OPINION: A Moderate Candidate is the Only Chance for Democrats

Joe+Biden+is+leading+the+primaries+with+637+delegates+prior+to+his+momentous+%22Super+Tuesday%22+triumph.+

Joe Biden is leading the primaries with 637 delegates prior to his momentous "Super Tuesday" triumph.

Brayden Tuers

//BRAYDEN TUERS//

In the wake of arguably one of the most polarized and media-stormed elections in all of U.S. history, partisan radicalism still seems to be consuming American politics as the 2020 election rapidly approaches. As a matter of fact, this kind of extreme activism that has become modernly associated with screaming feminists marching along the city streets is a compelling reminder that the U.S. president still maintains a unique sacredness in the hearts of Americans, even as the U.S. executive branch languishes to congressional opposition. 

Truth be it, over the past century, the president has transformed into a public figurehead of partisan representation, rather than a true chief of policy. Unsurprisingly enough, the U.S. president ranks as one of the least powerful executive law making positions of all the other presidential nations, and it was always intended to be this way. The executive branch was designed to be the least powerful of the three branches in order to definitively separate it from the rigid monarchy America’s founding fathers combatted. 

As partisanship increasingly divides the nation into two colors, fueled by media sensationalism, moderate candidates may be the only hope for Democrats to appease this executive battle. While the protests and marches produced impressive media storms, they likely reinvigorated the Republican agenda to a similar extent as the failed impeachment trial. They undoubtedly fulfilled their civic duties for the decade, however, these missteps have engendered quite the dilemma for the liberal party in this upcoming election. 

Even as President Donald Trump establishes impressive precedents through his aggressive bargaining and prolific use of emergency powers, it’s clear that our presidents will forever function beneath the constitution’s stiff preclusion of tyranny. Trump’s impeachment inquiry, although ultimately thwarted at the Senate, is a reassurance of exactly this.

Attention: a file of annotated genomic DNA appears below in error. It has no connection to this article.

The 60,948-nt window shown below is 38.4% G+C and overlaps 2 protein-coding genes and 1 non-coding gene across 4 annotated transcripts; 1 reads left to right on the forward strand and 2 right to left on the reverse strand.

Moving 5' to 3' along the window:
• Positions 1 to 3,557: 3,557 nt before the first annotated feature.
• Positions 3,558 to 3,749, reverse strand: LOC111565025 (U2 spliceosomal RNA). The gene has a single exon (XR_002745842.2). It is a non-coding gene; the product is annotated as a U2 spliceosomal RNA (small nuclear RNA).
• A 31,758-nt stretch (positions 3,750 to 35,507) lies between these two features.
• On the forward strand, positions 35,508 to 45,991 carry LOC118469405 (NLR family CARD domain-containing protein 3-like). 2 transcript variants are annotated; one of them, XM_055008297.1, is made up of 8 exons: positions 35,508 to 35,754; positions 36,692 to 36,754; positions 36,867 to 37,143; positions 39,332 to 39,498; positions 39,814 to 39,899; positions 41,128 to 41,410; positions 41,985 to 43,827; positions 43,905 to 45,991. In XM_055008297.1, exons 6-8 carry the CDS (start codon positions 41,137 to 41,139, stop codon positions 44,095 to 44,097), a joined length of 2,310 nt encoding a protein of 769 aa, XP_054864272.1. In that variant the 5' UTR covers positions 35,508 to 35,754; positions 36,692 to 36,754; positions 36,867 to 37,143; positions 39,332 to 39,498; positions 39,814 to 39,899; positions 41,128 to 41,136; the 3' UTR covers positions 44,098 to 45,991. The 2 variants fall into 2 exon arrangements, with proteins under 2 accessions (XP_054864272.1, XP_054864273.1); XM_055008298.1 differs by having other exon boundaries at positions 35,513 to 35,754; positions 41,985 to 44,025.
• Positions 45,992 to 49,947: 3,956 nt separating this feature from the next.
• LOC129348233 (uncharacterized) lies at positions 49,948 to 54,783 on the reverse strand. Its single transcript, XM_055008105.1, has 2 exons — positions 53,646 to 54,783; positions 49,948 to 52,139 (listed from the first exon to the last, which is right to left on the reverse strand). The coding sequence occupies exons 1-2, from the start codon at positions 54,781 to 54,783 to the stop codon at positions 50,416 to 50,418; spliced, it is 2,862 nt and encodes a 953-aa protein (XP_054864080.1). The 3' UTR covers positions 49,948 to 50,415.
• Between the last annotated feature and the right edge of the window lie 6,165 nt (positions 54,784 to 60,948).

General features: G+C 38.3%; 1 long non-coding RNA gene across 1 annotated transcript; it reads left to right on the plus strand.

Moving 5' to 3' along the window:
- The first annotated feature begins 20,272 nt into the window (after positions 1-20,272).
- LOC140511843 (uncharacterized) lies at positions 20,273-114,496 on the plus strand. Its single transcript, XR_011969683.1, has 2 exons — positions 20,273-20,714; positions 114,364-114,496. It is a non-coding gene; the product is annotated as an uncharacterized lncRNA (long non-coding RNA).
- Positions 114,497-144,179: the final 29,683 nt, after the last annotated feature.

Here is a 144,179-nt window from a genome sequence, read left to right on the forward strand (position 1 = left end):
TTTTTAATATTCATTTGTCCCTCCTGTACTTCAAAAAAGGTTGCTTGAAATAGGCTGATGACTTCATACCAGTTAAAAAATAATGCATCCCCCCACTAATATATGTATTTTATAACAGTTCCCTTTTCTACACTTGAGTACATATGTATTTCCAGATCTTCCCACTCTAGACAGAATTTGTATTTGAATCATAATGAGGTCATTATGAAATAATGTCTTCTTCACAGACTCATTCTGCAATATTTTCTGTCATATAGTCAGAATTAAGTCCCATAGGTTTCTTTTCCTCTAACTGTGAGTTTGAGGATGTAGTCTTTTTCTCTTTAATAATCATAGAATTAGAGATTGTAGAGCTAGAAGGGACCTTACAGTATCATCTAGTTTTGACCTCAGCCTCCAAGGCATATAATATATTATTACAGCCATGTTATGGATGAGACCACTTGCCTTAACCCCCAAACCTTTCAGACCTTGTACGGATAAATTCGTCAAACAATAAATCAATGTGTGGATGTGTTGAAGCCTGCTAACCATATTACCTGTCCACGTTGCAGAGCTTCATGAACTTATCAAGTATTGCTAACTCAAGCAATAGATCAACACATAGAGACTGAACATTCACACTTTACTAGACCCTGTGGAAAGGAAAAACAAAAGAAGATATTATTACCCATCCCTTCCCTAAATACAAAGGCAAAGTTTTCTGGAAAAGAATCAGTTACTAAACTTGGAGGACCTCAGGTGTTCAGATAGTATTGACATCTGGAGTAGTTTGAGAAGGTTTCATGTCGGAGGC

So, in reality, if the U.S. President is so intrinsically restrained by his lawmaking powers, why did the 2016 election result in one of the largest American public reactions (and protests), in our history?

Aside from the additional right-wing dominated Congress, as previously mentioned, the president is merely the public face of a political agenda. When a candidate so ‘radical’ and contentiously outspoken as Trump marched his Republican scheme right onto the steps of Washington, the Democrats expectedly reeled in anguish. However, this astonishment soon transformed into nationwide uproar met by the image of angry progressives marching around the streets, protesting Trump’s inauguration among other issues regarding the bombshell election. It’s clear that to the American public, our president isn’t just any democratic representative.

While the hectic political climate in 2016 created the perfect storm for Trump, a candidate that likely wouldn’t have gone nearly as far as he did without such unprecedented conditions, the pressures are on for Democrats to locate a figure of centrism to pull in the crucial swing states. The issue is, while socialist progressives like Bernie Sanders are perfect for the highly active and outspoken liberals comprising the forefront, his polarized politics fail to represent the majority sum of moderates composing the voter potential. At this point, the Democrats don’t have to win, all they have to do is not lose another term to Trump. 

Even if an exhaustive progressive like Sanders were to win the primaries in spite of growing Democratic centrism, they would undoubtedly face quite the struggle pulling in the independents and swing states in 2020. At this point, it seems that Democrats are too busy battling each other for primaries rather than focusing on electing a candidate capable of supplanting Trump in November. Now, such boils down solely to their ability to promote an appeasing equilibrium of policy. Not to mention that the current Democratic candidates display a severe lack of general diversity, an issue that is sure to injure them in the upcoming caucuses. 

With little options left, it’s doubtful that the 2020 election will culminate in an unanimously satisfying outcome for the liberals no matter the direction it goes, though such is simply the nature of our great democracy. Once more, at this point, all the Democrats have to do is not lose.